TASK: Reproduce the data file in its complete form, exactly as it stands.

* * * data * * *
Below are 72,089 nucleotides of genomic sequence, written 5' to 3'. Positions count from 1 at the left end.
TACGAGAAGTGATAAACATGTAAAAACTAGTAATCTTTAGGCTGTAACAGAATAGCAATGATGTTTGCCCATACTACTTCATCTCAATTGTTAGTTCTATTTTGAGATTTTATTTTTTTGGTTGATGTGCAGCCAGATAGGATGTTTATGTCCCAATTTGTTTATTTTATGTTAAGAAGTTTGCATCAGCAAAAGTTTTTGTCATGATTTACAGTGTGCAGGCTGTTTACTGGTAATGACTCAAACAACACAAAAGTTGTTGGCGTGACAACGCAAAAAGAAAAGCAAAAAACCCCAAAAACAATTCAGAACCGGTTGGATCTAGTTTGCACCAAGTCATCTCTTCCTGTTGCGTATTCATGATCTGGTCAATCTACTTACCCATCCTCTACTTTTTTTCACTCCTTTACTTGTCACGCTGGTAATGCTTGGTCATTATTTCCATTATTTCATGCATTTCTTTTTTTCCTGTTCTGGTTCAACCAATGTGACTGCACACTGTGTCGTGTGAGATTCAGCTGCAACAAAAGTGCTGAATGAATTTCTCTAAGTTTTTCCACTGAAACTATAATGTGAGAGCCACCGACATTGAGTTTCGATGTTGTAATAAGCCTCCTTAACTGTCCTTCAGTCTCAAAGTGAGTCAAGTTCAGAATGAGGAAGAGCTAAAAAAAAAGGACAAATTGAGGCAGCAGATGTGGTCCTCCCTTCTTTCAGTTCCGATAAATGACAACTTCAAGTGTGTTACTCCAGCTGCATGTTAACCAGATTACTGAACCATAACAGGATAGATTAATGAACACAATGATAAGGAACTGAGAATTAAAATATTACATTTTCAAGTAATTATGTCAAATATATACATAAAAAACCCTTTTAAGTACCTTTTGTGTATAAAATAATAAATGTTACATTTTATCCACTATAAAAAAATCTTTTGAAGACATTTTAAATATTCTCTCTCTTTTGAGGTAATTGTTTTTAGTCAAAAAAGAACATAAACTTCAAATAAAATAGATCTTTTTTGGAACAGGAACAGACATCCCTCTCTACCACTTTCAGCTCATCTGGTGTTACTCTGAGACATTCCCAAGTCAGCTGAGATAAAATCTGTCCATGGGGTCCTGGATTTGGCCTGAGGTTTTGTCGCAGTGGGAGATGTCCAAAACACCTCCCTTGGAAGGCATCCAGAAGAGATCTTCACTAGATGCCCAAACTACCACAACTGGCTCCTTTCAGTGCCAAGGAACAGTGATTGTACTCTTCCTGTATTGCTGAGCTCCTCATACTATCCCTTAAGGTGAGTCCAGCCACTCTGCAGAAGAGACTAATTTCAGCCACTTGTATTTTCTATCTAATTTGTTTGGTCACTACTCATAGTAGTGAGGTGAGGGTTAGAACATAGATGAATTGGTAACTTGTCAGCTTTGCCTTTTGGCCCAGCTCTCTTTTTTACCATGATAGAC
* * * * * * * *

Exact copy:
Below are 72,089 nucleotides of genomic sequence, written 5' to 3'. Positions count from 1 at the left end.
TACGAGAAGTGATAAACATGTAAAAACTAGTAATCTTTAGGCTGTAACAGAATAGCAATGATGTTTGCCCATACTACTTCATCTCAATTGTTAGTTCTATTTTGAGATTTTATTTTTTTGGTTGATGTGCAGCCAGATAGGATGTTTATGTCCCAATTTGTTTATTTTATGTTAAGAAGTTTGCATCAGCAAAAGTTTTTGTCATGATTTACAGTGTGCAGGCTGTTTACTGGTAATGACTCAAACAACACAAAAGTTGTTGGCGTGACAACGCAAAAAGAAAAGCAAAAAACCCCAAAAACAATTCAGAACCGGTTGGATCTAGTTTGCACCAAGTCATCTCTTCCTGTTGCGTATTCATGATCTGGTCAATCTACTTACCCATCCTCTACTTTTTTTCACTCCTTTACTTGTCACGCTGGTAATGCTTGGTCATTATTTCCATTATTTCATGCATTTCTTTTTTTCCTGTTCTGGTTCAACCAATGTGACTGCACACTGTGTCGTGTGAGATTCAGCTGCAACAAAAGTGCTGAATGAATTTCTCTAAGTTTTTCCACTGAAACTATAATGTGAGAGCCACCGACATTGAGTTTCGATGTTGTAATAAGCCTCCTTAACTGTCCTTCAGTCTCAAAGTGAGTCAAGTTCAGAATGAGGAAGAGCTAAAAAAAAAGGACAAATTGAGGCAGCAGATGTGGTCCTCCCTTCTTTCAGTTCCGATAAATGACAACTTCAAGTGTGTTACTCCAGCTGCATGTTAACCAGATTACTGAACCATAACAGGATAGATTAATGAACACAATGATAAGGAACTGAGAATTAAAATATTACATTTTCAAGTAATTATGTCAAATATATACATAAAAAACCCTTTTAAGTACCTTTTGTGTATAAAATAATAAATGTTACATTTTATCCACTATAAAAAAATCTTTTGAAGACATTTTAAATATTCTCTCTCTTTTGAGGTAATTGTTTTTAGTCAAAAAAGAACATAAACTTCAAATAAAATAGATCTTTTTTGGAACAGGAACAGACATCCCTCTCTACCACTTTCAGCTCATCTGGTGTTACTCTGAGACATTCCCAAGTCAGCTGAGATAAAATCTGTCCATGGGGTCCTGGATTTGGCCTGAGGTTTTGTCGCAGTGGGAGATGTCCAAAACACCTCCCTTGGAAGGCATCCAGAAGAGATCTTCACTAGATGCCCAAACTACCACAACTGGCTCCTTTCAGTGCCAAGGAACAGTGATTGTACTCTTCCTGTATTGCTGAGCTCCTCATACTATCCCTTAAGGTGAGTCCAGCCACTCTGCAGAAGAGACTAATTTCAGCCACTTGTATTTTCTATCTAATTTGTTTGGTCACTACTCATAGTAGTGAGGTGAGGGTTAGAACATAGATGAATTGGTAACTTGTCAGCTTTGCCTTTTGGCCCAGCTCTCTTTTTTACCATGATAGAC